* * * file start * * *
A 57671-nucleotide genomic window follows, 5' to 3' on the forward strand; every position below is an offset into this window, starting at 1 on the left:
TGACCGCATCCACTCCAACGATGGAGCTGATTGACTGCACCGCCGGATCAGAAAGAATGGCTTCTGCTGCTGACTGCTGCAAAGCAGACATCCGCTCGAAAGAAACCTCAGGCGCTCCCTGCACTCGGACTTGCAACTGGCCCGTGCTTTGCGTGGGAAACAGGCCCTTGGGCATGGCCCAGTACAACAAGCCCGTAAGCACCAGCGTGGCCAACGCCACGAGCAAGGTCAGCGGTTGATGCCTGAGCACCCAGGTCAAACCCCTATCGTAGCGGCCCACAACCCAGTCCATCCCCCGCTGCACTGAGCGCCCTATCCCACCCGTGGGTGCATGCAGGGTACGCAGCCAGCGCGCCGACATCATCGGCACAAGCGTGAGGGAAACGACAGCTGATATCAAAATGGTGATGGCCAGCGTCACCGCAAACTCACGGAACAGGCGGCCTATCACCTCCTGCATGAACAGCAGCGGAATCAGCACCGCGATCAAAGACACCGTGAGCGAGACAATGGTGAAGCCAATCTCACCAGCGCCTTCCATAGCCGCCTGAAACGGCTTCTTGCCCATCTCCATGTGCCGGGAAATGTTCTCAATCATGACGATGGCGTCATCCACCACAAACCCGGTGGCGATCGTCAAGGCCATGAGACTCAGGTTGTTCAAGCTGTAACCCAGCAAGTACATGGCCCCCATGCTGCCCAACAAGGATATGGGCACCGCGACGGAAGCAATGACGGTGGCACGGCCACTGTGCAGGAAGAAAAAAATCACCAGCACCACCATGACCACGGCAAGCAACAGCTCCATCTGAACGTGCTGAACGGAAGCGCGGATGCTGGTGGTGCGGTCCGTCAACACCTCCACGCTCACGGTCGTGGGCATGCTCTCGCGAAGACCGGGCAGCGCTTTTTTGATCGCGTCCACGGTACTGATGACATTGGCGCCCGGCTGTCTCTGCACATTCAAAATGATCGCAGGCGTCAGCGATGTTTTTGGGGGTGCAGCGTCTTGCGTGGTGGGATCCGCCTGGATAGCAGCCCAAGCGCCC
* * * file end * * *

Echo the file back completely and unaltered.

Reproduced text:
A 57671-nucleotide genomic window follows, 5' to 3' on the forward strand; every position below is an offset into this window, starting at 1 on the left:
TGACCGCATCCACTCCAACGATGGAGCTGATTGACTGCACCGCCGGATCAGAAAGAATGGCTTCTGCTGCTGACTGCTGCAAAGCAGACATCCGCTCGAAAGAAACCTCAGGCGCTCCCTGCACTCGGACTTGCAACTGGCCCGTGCTTTGCGTGGGAAACAGGCCCTTGGGCATGGCCCAGTACAACAAGCCCGTAAGCACCAGCGTGGCCAACGCCACGAGCAAGGTCAGCGGTTGATGCCTGAGCACCCAGGTCAAACCCCTATCGTAGCGGCCCACAACCCAGTCCATCCCCCGCTGCACTGAGCGCCCTATCCCACCCGTGGGTGCATGCAGGGTACGCAGCCAGCGCGCCGACATCATCGGCACAAGCGTGAGGGAAACGACAGCTGATATCAAAATGGTGATGGCCAGCGTCACCGCAAACTCACGGAACAGGCGGCCTATCACCTCCTGCATGAACAGCAGCGGAATCAGCACCGCGATCAAAGACACCGTGAGCGAGACAATGGTGAAGCCAATCTCACCAGCGCCTTCCATAGCCGCCTGAAACGGCTTCTTGCCCATCTCCATGTGCCGGGAAATGTTCTCAATCATGACGATGGCGTCATCCACCACAAACCCGGTGGCGATCGTCAAGGCCATGAGACTCAGGTTGTTCAAGCTGTAACCCAGCAAGTACATGGCCCCCATGCTGCCCAACAAGGATATGGGCACCGCGACGGAAGCAATGACGGTGGCACGGCCACTGTGCAGGAAGAAAAAAATCACCAGCACCACCATGACCACGGCAAGCAACAGCTCCATCTGAACGTGCTGAACGGAAGCGCGGATGCTGGTGGTGCGGTCCGTCAACACCTCCACGCTCACGGTCGTGGGCATGCTCTCGCGAAGACCGGGCAGCGCTTTTTTGATCGCGTCCACGGTACTGATGACATTGGCGCCCGGCTGTCTCTGCACATTCAAAATGATCGCAGGCGTCAGCGATGTTTTTGGGGGTGCAGCGTCTTGCGTGGTGGGATCCGCCTGGATAGCAGCCCAAGCGCCC